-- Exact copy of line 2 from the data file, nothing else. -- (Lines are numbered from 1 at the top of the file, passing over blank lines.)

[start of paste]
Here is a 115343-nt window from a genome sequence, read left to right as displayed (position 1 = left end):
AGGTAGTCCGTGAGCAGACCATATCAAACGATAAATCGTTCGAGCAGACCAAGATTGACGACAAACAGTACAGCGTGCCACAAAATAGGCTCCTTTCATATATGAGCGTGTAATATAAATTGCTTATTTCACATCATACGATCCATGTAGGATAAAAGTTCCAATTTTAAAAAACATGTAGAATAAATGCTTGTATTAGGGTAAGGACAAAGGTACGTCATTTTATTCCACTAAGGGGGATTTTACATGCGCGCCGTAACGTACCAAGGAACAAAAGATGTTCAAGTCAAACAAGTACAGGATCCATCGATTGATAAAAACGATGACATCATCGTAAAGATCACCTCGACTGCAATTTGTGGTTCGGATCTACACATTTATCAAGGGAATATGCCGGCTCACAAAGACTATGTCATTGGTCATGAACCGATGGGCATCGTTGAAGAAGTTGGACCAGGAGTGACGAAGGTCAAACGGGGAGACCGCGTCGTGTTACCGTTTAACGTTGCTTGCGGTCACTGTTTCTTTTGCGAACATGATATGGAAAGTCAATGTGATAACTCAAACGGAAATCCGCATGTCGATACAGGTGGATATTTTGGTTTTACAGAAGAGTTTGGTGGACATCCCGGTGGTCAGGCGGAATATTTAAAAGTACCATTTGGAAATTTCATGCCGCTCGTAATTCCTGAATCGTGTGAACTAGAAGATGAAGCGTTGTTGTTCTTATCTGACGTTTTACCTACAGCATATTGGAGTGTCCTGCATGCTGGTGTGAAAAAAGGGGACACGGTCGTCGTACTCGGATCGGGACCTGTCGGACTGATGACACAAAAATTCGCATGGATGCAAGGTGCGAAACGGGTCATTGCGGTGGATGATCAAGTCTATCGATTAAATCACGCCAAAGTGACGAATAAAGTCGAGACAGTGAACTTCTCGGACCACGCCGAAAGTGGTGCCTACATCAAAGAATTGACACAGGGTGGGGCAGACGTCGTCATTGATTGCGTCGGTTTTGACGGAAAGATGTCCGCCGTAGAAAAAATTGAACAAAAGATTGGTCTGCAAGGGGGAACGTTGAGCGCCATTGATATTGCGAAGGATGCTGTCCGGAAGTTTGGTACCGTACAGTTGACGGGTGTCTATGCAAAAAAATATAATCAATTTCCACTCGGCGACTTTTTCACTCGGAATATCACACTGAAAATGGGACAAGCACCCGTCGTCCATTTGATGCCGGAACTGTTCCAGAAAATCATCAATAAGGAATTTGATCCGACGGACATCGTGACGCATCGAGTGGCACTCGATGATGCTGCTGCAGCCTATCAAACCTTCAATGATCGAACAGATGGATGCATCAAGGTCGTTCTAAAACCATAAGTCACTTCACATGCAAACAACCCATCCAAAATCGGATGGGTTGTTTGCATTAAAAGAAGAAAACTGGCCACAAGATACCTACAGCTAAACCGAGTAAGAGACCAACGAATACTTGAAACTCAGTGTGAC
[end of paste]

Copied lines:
AGGTAGTCCGTGAGCAGACCATATCAAACGATAAATCGTTCGAGCAGACCAAGATTGACGACAAACAGTACAGCGTGCCACAAAATAGGCTCCTTTCATATATGAGCGTGTAATATAAATTGCTTATTTCACATCATACGATCCATGTAGGATAAAAGTTCCAATTTTAAAAAACATGTAGAATAAATGCTTGTATTAGGGTAAGGACAAAGGTACGTCATTTTATTCCACTAAGGGGGATTTTACATGCGCGCCGTAACGTACCAAGGAACAAAAGATGTTCAAGTCAAACAAGTACAGGATCCATCGATTGATAAAAACGATGACATCATCGTAAAGATCACCTCGACTGCAATTTGTGGTTCGGATCTACACATTTATCAAGGGAATATGCCGGCTCACAAAGACTATGTCATTGGTCATGAACCGATGGGCATCGTTGAAGAAGTTGGACCAGGAGTGACGAAGGTCAAACGGGGAGACCGCGTCGTGTTACCGTTTAACGTTGCTTGCGGTCACTGTTTCTTTTGCGAACATGATATGGAAAGTCAATGTGATAACTCAAACGGAAATCCGCATGTCGATACAGGTGGATATTTTGGTTTTACAGAAGAGTTTGGTGGACATCCCGGTGGTCAGGCGGAATATTTAAAAGTACCATTTGGAAATTTCATGCCGCTCGTAATTCCTGAATCGTGTGAACTAGAAGATGAAGCGTTGTTGTTCTTATCTGACGTTTTACCTACAGCATATTGGAGTGTCCTGCATGCTGGTGTGAAAAAAGGGGACACGGTCGTCGTACTCGGATCGGGACCTGTCGGACTGATGACACAAAAATTCGCATGGATGCAAGGTGCGAAACGGGTCATTGCGGTGGATGATCAAGTCTATCGATTAAATCACGCCAAAGTGACGAATAAAGTCGAGACAGTGAACTTCTCGGACCACGCCGAAAGTGGTGCCTACATCAAAGAATTGACACAGGGTGGGGCAGACGTCGTCATTGATTGCGTCGGTTTTGACGGAAAGATGTCCGCCGTAGAAAAAATTGAACAAAAGATTGGTCTGCAAGGGGGAACGTTGAGCGCCATTGATATTGCGAAGGATGCTGTCCGGAAGTTTGGTACCGTACAGTTGACGGGTGTCTATGCAAAAAAATATAATCAATTTCCACTCGGCGACTTTTTCACTCGGAATATCACACTGAAAATGGGACAAGCACCCGTCGTCCATTTGATGCCGGAACTGTTCCAGAAAATCATCAATAAGGAATTTGATCCGACGGACATCGTGACGCATCGAGTGGCACTCGATGATGCTGCTGCAGCCTATCAAACCTTCAATGATCGAACAGATGGATGCATCAAGGTCGTTCTAAAACCATAAGTCACTTCACATGCAAACAACCCATCCAAAATCGGATGGGTTGTTTGCATTAAAAGAAGAAAACTGGCCACAAGATACCTACAGCTAAACCGAGTAAGAGACCAACGAATACTTGAAACTCAGTGTGAC